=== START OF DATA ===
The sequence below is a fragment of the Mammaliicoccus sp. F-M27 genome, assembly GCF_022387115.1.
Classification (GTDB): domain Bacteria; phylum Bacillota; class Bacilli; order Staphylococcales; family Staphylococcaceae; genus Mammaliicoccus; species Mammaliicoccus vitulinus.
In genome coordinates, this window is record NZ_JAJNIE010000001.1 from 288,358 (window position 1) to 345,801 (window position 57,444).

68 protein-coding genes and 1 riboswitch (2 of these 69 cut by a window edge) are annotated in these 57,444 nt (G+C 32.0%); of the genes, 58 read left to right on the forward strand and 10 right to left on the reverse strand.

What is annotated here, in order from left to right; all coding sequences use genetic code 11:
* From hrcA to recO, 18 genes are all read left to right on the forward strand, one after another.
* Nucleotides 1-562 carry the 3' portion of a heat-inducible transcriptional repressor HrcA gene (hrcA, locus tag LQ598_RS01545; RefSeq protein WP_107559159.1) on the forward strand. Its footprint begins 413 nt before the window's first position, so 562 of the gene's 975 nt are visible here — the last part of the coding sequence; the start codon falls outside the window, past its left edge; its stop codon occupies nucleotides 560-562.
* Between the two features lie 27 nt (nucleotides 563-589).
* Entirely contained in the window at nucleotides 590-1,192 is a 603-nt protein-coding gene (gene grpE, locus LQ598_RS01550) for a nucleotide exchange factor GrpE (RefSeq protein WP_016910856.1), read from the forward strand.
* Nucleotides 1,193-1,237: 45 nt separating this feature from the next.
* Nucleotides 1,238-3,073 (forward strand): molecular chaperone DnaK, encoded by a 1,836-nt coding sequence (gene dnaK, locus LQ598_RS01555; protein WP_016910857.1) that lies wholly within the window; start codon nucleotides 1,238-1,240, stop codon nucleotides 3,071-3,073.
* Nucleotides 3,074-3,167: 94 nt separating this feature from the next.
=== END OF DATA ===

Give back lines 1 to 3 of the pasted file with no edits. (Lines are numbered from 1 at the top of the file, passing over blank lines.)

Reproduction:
The sequence below is a fragment of the Mammaliicoccus sp. F-M27 genome, assembly GCF_022387115.1.
Classification (GTDB): domain Bacteria; phylum Bacillota; class Bacilli; order Staphylococcales; family Staphylococcaceae; genus Mammaliicoccus; species Mammaliicoccus vitulinus.
In genome coordinates, this window is record NZ_JAJNIE010000001.1 from 288,358 (window position 1) to 345,801 (window position 57,444).